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Short selling with Candlestick basics

 

 

 

What is short selling a stock? Why are people afraid of it?


Short selling is a method which allows you to profit from a stock anticipated to move lower. Instead of the regular way, where you first buy a stock at a lower price and then sell it at a higher price (hopefully), this method works in reverse. If you anticipate a stock will move lower, you can sell the stock first and then buy it (cover your short) back at a lower price after the expected decline takes place.

The general mechanism of how it works is as follows: You tell your broker that you want to short sell a particular stock. As with the regular method, you will have to specify whether it’s a limit or market order. Since you don’t own that stock to sell, the broker will borrow the stock from somebody and sell it in your name. When the stock moves lower as expected, you can tell the broker to cover your short, i.e, buy those shares back. The broker then buys the shares back and you are no longer in debt of the borrowed shares. You meanwhile, made a profit without ever owning any shares.
There are some limitations regarding when you can use this method. The following are the most common ones:
-You have to have a margin account to do short selling. Brokerages will not allow shorting in regular cash accounts, eg shorting is not permitted in IRA's.
-The stock has to be priced above $5 to be eligible for shorting.
-You can only short a stock on an uptick. 

Now we come to why this process is considered dangerous by some people. Consider what happens when you place the order to short sell. The broker has borrowed the shares for you. If the stock starts rising, rather than moving lower, there could potentially come a point where the stock is worth much more than your allowable margin amount. Then if you want to buy it back, how are you going to afford it? So what do the brokerages do? They issue something called a ‘margin call’ to you. This is a notice from the brokerage telling you to deposit additional funds in your margin account. If not, the brokerage has the full right to liquidate your account and pay for the rising stock you have shorted. That ‘margin call’ is a dreaded thing among traders.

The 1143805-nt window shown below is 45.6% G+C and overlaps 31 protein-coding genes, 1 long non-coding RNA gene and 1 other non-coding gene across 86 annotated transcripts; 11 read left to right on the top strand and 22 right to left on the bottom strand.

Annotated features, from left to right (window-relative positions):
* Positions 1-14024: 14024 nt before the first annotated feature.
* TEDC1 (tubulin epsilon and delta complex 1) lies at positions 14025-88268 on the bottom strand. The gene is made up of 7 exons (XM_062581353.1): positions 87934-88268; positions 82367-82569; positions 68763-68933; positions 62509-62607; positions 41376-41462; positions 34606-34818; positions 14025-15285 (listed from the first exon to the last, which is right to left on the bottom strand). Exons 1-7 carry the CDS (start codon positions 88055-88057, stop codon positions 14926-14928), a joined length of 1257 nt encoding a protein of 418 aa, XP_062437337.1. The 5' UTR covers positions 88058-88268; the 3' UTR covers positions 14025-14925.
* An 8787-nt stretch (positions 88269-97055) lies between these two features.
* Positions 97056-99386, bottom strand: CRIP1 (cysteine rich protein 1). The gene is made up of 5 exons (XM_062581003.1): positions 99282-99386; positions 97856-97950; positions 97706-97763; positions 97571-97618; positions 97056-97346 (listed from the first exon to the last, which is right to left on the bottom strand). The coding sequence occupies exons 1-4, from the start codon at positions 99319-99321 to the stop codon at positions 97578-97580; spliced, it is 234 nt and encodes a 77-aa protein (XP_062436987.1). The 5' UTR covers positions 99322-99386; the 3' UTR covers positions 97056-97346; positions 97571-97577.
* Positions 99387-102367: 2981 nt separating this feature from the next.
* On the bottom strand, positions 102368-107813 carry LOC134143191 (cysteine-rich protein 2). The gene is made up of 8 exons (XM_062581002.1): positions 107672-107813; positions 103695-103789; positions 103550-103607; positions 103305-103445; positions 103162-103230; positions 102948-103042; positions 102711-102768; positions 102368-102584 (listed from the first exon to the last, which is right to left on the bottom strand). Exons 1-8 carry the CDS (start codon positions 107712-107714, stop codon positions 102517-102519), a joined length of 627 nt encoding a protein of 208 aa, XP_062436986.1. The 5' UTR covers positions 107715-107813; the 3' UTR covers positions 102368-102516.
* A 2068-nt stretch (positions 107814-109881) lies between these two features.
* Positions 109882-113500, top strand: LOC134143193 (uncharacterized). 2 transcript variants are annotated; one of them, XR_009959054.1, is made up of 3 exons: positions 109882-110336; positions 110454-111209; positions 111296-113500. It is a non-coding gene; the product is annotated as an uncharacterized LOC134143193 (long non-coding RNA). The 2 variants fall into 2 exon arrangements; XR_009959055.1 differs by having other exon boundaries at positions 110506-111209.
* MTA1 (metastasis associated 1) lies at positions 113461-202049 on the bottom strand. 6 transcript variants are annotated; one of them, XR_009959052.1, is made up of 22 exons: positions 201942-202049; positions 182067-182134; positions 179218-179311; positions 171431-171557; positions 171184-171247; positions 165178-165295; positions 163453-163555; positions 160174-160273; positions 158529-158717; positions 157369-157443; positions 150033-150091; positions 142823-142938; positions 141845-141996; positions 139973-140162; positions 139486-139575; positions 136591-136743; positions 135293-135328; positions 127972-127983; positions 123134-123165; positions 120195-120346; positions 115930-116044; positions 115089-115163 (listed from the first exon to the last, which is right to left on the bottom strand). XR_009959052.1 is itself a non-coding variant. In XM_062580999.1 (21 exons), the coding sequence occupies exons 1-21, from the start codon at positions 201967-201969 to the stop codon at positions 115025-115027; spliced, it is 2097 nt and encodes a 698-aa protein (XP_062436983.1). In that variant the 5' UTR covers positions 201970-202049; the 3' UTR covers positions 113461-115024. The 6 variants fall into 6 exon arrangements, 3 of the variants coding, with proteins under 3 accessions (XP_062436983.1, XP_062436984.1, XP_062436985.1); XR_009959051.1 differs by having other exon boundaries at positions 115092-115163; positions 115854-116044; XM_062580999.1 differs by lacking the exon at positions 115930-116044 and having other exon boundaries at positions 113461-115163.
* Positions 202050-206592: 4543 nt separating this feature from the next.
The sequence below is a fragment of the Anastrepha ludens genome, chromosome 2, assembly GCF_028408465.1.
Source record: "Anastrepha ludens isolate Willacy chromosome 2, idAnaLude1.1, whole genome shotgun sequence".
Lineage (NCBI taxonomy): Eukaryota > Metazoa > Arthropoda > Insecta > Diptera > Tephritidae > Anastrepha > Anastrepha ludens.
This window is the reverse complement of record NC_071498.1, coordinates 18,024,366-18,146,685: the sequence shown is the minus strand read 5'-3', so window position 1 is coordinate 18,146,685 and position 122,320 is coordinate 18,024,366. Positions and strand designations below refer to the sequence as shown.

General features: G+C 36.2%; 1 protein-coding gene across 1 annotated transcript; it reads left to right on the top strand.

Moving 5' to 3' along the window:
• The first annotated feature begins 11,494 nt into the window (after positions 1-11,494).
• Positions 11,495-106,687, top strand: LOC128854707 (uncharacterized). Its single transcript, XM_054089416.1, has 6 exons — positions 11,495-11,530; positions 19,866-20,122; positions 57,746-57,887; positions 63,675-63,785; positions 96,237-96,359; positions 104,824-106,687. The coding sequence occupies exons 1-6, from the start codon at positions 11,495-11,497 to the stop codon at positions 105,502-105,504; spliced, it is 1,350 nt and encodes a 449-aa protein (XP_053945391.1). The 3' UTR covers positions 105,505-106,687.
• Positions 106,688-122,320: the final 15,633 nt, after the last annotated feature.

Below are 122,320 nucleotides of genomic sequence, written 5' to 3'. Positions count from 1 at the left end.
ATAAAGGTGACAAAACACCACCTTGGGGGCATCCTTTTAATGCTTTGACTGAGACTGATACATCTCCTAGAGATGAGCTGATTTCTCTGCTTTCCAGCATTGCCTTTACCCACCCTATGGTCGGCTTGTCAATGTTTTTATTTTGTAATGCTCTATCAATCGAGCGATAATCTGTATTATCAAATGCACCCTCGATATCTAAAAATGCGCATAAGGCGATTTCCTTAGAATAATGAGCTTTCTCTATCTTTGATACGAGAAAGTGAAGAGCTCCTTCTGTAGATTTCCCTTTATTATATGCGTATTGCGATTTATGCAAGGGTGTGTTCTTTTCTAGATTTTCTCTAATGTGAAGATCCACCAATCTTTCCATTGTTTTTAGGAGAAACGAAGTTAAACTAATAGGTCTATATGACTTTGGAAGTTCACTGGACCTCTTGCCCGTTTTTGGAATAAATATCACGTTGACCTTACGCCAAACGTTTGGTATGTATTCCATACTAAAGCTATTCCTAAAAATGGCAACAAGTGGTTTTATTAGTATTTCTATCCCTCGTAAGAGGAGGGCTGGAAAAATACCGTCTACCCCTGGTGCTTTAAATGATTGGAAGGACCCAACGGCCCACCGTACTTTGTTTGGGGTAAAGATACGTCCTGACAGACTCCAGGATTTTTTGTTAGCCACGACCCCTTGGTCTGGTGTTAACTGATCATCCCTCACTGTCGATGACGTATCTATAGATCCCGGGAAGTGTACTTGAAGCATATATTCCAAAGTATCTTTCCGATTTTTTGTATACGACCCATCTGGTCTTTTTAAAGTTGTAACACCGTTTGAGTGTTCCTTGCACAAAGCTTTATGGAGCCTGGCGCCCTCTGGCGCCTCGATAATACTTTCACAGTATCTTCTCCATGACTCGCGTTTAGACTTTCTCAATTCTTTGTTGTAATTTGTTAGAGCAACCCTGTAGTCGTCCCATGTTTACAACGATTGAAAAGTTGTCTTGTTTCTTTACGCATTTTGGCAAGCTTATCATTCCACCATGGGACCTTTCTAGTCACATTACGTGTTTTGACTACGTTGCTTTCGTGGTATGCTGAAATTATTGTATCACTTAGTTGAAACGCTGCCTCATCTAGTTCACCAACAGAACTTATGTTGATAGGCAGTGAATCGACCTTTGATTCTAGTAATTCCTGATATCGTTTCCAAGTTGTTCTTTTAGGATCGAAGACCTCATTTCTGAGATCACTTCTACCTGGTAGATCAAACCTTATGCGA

One has to agree that for the average traders it is a dangerous thing to short stocks, because of the possibility of a rising stock and the inability to follow any disciplined stop loss procedure. But for a candlestick trader, shorting a stock is no more dangerous than buying a stock. This is because, stop loss procedures are very simple and easy to execute based on what the signals tell you. 
If one has shorted a stock, because there was a candlestick sell signal in an overbought condition, what is the logical way of getting stopped out? If the signal which prompted the short gets negated, then is there a reason to be still short the stock? No. Simple analysis of the candles will tell the candlestick trader, that the short is not going to work as planned. That is the point the trader buys back the position with a breakeven or a small loss. This is no different from what the trader would be doing when a buy scenario exists. 

Using the in-built common sense approach in candlestick theory, traders can profit from both sides of the market movement confidently. 
The following chart shows an optimum entry point for shorting DELL after a Bearish Harami is formed in overbought conditions. A trader would enter a short order on confirmation of the Harami.. When the stock exhibits a confirmed Inverted Hammer, the trader puts in his order to buy back the shorted shares.

Chart courtesy stockcharts.com